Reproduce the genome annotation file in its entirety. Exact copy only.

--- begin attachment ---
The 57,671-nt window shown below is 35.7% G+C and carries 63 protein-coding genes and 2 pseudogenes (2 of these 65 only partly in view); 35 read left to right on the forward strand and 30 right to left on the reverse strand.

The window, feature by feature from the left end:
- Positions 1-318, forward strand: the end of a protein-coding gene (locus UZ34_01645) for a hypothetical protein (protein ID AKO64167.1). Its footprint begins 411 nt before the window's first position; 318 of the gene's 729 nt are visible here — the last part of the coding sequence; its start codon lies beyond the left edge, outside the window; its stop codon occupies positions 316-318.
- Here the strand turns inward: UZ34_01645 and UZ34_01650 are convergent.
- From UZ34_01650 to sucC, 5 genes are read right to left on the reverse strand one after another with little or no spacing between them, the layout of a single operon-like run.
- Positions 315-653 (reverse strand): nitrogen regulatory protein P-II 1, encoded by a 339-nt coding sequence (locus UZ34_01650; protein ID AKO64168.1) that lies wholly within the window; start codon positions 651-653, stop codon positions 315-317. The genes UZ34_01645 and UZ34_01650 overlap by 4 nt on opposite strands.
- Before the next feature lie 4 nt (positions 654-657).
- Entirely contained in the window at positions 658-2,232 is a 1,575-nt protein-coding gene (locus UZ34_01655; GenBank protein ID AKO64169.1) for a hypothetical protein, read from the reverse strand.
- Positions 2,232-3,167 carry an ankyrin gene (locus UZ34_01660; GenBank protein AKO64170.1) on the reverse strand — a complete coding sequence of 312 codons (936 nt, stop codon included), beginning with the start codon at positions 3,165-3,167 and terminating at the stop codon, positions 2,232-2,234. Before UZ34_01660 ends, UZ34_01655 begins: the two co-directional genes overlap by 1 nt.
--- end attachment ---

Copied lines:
The 57,671-nt window shown below is 35.7% G+C and carries 63 protein-coding genes and 2 pseudogenes (2 of these 65 only partly in view); 35 read left to right on the forward strand and 30 right to left on the reverse strand.

The window, feature by feature from the left end:
- Positions 1-318, forward strand: the end of a protein-coding gene (locus UZ34_01645) for a hypothetical protein (protein ID AKO64167.1). Its footprint begins 411 nt before the window's first position; 318 of the gene's 729 nt are visible here — the last part of the coding sequence; its start codon lies beyond the left edge, outside the window; its stop codon occupies positions 316-318.
- Here the strand turns inward: UZ34_01645 and UZ34_01650 are convergent.
- From UZ34_01650 to sucC, 5 genes are read right to left on the reverse strand one after another with little or no spacing between them, the layout of a single operon-like run.
- Positions 315-653 (reverse strand): nitrogen regulatory protein P-II 1, encoded by a 339-nt coding sequence (locus UZ34_01650; protein ID AKO64168.1) that lies wholly within the window; start codon positions 651-653, stop codon positions 315-317. The genes UZ34_01645 and UZ34_01650 overlap by 4 nt on opposite strands.
- Before the next feature lie 4 nt (positions 654-657).
- Entirely contained in the window at positions 658-2,232 is a 1,575-nt protein-coding gene (locus UZ34_01655; GenBank protein ID AKO64169.1) for a hypothetical protein, read from the reverse strand.
- Positions 2,232-3,167 carry an ankyrin gene (locus UZ34_01660; GenBank protein AKO64170.1) on the reverse strand — a complete coding sequence of 312 codons (936 nt, stop codon included), beginning with the start codon at positions 3,165-3,167 and terminating at the stop codon, positions 2,232-2,234. Before UZ34_01660 ends, UZ34_01655 begins: the two co-directional genes overlap by 1 nt.